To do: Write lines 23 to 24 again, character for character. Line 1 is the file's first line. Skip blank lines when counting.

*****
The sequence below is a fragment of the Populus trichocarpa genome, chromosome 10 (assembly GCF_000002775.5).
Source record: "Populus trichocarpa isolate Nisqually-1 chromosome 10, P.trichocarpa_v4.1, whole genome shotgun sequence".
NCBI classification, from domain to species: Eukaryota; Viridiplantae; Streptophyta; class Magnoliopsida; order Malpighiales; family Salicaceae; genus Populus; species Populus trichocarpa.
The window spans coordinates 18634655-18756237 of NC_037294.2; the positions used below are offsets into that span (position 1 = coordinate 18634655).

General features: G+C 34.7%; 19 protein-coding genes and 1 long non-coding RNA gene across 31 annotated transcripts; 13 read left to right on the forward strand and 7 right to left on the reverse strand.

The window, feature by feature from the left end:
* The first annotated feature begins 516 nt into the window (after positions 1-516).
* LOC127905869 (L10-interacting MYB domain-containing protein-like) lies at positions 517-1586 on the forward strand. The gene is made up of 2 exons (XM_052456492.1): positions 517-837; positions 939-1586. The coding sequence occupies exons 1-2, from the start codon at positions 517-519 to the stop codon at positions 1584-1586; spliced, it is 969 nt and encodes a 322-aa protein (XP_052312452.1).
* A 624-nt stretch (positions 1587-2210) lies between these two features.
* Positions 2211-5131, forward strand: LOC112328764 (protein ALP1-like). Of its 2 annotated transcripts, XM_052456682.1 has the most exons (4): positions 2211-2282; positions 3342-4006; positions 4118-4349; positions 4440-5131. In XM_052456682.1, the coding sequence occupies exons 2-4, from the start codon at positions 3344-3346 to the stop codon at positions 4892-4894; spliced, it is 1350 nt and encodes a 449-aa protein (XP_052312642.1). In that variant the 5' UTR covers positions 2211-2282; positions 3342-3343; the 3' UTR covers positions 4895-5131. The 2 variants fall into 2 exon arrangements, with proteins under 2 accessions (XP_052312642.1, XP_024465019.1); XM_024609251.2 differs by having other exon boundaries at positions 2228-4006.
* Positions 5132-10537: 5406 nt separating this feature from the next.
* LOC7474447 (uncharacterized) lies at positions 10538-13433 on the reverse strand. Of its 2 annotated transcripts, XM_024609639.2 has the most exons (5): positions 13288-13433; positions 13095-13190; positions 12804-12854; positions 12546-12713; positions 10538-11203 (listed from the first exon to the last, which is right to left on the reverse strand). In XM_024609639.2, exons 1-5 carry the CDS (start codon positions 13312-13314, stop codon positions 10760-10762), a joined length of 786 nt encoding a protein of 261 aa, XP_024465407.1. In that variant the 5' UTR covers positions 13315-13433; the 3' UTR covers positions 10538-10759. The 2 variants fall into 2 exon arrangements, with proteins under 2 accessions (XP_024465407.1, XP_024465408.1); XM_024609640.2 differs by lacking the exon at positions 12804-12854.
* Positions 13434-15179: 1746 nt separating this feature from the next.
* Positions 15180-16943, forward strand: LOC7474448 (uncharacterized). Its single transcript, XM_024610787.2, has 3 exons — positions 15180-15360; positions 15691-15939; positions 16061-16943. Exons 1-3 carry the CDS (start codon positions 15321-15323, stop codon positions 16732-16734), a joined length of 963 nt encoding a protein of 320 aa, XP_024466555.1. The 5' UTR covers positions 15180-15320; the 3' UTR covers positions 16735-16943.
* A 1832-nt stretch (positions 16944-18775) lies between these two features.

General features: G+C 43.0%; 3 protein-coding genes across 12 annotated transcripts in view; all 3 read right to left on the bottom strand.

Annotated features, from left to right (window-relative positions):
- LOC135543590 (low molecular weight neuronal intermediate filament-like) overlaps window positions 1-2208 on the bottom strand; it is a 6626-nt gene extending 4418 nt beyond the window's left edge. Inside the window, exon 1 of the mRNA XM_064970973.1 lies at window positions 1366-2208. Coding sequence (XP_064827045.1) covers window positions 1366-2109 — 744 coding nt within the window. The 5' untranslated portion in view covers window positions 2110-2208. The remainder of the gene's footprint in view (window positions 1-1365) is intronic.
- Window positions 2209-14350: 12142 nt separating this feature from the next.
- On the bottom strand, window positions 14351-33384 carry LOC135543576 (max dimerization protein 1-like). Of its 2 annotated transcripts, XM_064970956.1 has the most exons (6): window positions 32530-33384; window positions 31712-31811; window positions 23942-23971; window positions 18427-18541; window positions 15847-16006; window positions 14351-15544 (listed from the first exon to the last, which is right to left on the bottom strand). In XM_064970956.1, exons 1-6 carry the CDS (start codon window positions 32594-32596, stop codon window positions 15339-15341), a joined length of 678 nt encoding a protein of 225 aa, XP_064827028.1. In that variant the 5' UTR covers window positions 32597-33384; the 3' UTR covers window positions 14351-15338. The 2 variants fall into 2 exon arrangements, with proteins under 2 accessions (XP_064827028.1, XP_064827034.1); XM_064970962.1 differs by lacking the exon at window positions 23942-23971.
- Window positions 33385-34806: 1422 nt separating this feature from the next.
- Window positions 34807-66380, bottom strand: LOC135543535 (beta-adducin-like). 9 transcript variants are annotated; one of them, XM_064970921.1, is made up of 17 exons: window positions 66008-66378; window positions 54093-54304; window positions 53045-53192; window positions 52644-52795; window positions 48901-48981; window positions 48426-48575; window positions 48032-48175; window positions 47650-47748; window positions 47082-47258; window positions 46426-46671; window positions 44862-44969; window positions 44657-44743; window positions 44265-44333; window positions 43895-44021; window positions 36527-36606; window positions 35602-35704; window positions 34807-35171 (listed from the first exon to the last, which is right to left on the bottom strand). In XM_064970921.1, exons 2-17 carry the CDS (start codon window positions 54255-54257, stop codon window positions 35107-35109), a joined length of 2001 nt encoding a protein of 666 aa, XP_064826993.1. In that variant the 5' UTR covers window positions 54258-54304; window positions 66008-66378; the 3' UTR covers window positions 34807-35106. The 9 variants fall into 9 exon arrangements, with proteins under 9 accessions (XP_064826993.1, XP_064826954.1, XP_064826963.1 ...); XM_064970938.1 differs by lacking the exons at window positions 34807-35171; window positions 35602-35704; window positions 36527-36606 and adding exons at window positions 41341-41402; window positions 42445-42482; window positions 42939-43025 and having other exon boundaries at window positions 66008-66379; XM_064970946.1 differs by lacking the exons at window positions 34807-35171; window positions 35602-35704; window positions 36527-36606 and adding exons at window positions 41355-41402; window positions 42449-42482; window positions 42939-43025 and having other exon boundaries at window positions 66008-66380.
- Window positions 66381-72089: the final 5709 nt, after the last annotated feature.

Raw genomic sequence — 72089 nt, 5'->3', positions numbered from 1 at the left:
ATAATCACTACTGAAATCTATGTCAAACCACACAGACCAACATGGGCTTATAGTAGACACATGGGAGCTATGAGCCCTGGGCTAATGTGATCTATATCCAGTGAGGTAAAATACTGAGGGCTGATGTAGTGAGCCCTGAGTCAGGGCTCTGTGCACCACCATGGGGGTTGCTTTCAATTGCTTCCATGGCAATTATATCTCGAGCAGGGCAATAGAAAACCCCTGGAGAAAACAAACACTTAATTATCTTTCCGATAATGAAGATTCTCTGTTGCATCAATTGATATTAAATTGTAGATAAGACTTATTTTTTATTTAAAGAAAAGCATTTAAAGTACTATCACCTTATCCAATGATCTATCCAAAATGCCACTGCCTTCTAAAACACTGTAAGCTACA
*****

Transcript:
- Window positions 66381-72089: the final 5709 nt, after the last annotated feature.

Raw genomic sequence — 72089 nt, 5'->3', positions numbered from 1 at the left: